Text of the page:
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Preoperative multimodal motor mapping : A comparison of magnetoencephalography imaging, navigated transcranial magnetic stimulation, and direct cortical stimulation: Clinical article. / Tarapore, Phiroz E.; Tate, Matthew C.; Findlay, Anne M.; Honma, Susanne M.; Mizuiri, Danielle; Berger, Mitchel S.; Nagarajan, Srikantan S.

In: Journal of neurosurgery, Vol. 117, No. 2, 01.08.2012, p. 354-362.

Research output: Contribution to journalArticle

TY - JOUR

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T2 - A comparison of magnetoencephalography imaging, navigated transcranial magnetic stimulation, and direct cortical stimulation: Clinical article

AU - Tarapore, Phiroz E.

AU - Tate, Matthew C.

AU - Findlay, Anne M.

AU - Honma, Susanne M.

AU - Mizuiri, Danielle

AU - Berger, Mitchel S.

AU - Nagarajan, Srikantan S.

PY - 2012/8/1

Y1 - 2012/8/1

N2 - Object. Direct cortical stimulation (DCS) is the gold-standard technique for motor mapping during craniotomy. However, preoperative noninvasive motor mapping is becoming increasingly accurate. Two such noninvasive modalities are navigated transcranial magnetic stimulation (TMS) and magnetoencephalography (MEG) imaging. While MEG imaging has already been extensively validated as an accurate modality of noninvasive motor mapping, TMS is less well studied. In this study, the authors compared the accuracy of TMS to both DCS and MEG imaging. Methods. Patients with tumors in proximity to primary motor cortex underwent preoperative TMS and MEG imaging for motor mapping. The patients subsequently underwent motor mapping via intraoperative DCS. The loci of maximal response were recorded from each modality and compared. Motor strength was assessed at 3 months postoperatively. Results. Transcranial magnetic stimulation and MEG imaging were performed on 24 patients. Intraoperative DCS yielded 8 positive motor sites in 5 patients. The median distance ± SEM between TMS and DCS motor sites was 2.13 ± 0.29 mm, and between TMS and MEG imaging motor sites was 4.71 ± 1.08 mm. In no patients did DCS motor mapping reveal a motor site that was unrecognized by TMS. Three of 24 patients developed new, early neurological deficit in the form of upper-extremity paresis. At the 3-month follow-up evaluation, 2 of these patients were significantly improved, experiencing difficulty only with fine motor tasks; the remaining patient had improvement to 4/5 strength. There were no deaths over the course of the study. Conclusions. Maps of the motor system generated with TMS correlate well with those generated by both MEG imaging and DCS. Negative TMS mapping also correlates with negative DCS mapping. Navigated TMS is an accurate modality for noninvasively generating preoperative motor maps.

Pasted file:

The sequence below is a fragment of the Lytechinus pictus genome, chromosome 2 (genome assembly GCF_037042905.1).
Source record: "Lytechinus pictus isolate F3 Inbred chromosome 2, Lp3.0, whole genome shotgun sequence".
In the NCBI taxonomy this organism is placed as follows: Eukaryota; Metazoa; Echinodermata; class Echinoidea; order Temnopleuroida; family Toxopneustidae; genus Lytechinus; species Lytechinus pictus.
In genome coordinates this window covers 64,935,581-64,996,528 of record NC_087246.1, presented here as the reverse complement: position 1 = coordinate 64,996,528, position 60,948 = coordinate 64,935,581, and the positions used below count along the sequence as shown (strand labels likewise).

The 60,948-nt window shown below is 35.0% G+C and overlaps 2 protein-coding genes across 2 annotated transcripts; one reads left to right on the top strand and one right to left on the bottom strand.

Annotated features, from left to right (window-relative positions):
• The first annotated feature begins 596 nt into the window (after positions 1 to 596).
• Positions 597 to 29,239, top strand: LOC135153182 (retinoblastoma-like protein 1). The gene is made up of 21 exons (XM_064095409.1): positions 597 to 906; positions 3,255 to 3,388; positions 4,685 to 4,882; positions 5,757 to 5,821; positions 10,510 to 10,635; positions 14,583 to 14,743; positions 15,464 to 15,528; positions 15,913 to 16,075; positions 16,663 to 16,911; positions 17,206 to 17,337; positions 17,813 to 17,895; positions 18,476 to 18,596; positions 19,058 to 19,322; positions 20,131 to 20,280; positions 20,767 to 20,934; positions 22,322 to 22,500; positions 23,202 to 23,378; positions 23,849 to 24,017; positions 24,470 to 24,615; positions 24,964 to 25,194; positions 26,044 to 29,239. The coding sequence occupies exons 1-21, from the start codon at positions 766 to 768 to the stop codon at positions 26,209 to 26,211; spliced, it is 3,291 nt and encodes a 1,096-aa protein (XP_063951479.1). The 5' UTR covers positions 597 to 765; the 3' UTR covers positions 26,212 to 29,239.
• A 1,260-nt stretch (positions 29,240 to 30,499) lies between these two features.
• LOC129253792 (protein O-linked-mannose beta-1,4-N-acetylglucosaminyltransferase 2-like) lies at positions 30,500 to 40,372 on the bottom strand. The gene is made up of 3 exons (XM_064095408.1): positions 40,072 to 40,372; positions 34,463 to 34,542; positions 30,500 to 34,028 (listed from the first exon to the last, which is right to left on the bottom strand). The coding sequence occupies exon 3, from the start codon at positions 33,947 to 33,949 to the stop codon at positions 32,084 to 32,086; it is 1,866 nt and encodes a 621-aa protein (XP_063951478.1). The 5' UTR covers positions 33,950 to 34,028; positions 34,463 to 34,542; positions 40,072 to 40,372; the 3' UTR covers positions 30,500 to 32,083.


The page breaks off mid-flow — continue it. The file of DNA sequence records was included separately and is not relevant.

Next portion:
AB - Object. Direct cortical stimulation (DCS) is the gold-standard technique for motor mapping during craniotomy. However, preoperative noninvasive motor mapping is becoming increasingly accurate. Two such noninvasive modalities are navigated transcranial magnetic stimulation (TMS) and magnetoencephalography (MEG) imaging. While MEG imaging has already been extensively validated as an accurate modality of noninvasive motor mapping, TMS is less well studied. In this study, the authors compared the accuracy of TMS to both DCS and MEG imaging. Methods. Patients with tumors in proximity to primary motor cortex underwent preoperative TMS and MEG imaging for motor mapping. The patients subsequently underwent motor mapping via intraoperative DCS. The loci of maximal response were recorded from each modality and compared. Motor strength was assessed at 3 months postoperatively. Results. Transcranial magnetic stimulation and MEG imaging were performed on 24 patients. Intraoperative DCS yielded 8 positive motor sites in 5 patients. The median distance ± SEM between TMS and DCS motor sites was 2.13 ± 0.29 mm, and between TMS and MEG imaging motor sites was 4.71 ± 1.08 mm. In no patients did DCS motor mapping reveal a motor site that was unrecognized by TMS. Three of 24 patients developed new, early neurological deficit in the form of upper-extremity paresis. At the 3-month follow-up evaluation, 2 of these patients were significantly improved, experiencing difficulty only with fine motor tasks; the remaining patient had improvement to 4/5 strength. There were no deaths over the course of the study. Conclusions. Maps of the motor system generated with TMS correlate well with those generated by both MEG imaging and DCS. Negative TMS mapping also correlates with negative DCS mapping. Navigated TMS is an accurate modality for noninvasively generating preoperative motor maps.

KW - Direct cortical stimulation

KW - Magnetoencephalography

KW - Motor mapping

KW - Transcranial magnetic stimulation